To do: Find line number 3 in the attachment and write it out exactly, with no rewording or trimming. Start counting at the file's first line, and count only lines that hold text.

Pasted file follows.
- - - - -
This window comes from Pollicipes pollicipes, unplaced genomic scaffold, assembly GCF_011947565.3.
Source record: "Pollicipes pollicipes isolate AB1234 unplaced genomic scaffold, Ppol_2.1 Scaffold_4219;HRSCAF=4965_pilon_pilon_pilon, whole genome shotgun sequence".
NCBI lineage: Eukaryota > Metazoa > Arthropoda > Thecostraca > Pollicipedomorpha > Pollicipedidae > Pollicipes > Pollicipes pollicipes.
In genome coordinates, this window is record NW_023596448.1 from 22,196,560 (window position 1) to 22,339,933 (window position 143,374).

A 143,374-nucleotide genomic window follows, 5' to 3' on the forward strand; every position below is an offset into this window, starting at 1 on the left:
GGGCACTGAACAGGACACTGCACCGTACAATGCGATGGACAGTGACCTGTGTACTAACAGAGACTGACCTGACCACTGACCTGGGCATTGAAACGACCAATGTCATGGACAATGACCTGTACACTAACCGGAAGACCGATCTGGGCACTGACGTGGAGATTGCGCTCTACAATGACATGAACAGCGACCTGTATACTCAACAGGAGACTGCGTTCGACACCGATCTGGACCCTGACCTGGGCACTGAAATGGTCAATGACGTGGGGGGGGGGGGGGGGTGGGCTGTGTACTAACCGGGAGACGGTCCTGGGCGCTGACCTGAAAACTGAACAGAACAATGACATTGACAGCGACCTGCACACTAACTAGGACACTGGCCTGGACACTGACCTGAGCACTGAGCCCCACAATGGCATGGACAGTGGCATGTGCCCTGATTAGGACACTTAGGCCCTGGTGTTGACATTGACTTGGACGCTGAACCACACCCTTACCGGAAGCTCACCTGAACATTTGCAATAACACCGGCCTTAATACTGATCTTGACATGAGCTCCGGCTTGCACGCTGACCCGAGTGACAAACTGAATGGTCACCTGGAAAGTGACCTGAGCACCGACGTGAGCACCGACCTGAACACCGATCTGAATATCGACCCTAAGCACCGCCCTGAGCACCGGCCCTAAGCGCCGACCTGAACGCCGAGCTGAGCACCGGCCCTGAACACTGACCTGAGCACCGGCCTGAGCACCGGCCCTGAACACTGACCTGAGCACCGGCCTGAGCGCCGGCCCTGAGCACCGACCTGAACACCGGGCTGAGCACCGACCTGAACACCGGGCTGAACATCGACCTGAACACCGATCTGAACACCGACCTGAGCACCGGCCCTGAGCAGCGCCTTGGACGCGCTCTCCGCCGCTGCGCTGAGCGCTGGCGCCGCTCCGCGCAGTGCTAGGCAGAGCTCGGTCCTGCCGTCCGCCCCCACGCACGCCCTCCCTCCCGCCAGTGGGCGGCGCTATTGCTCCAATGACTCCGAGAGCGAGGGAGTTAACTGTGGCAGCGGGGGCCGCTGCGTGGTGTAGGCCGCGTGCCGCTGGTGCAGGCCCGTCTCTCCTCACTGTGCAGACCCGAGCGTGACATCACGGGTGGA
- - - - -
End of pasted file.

NCBI lineage: Eukaryota > Metazoa > Arthropoda > Thecostraca > Pollicipedomorpha > Pollicipedidae > Pollicipes > Pollicipes pollicipes.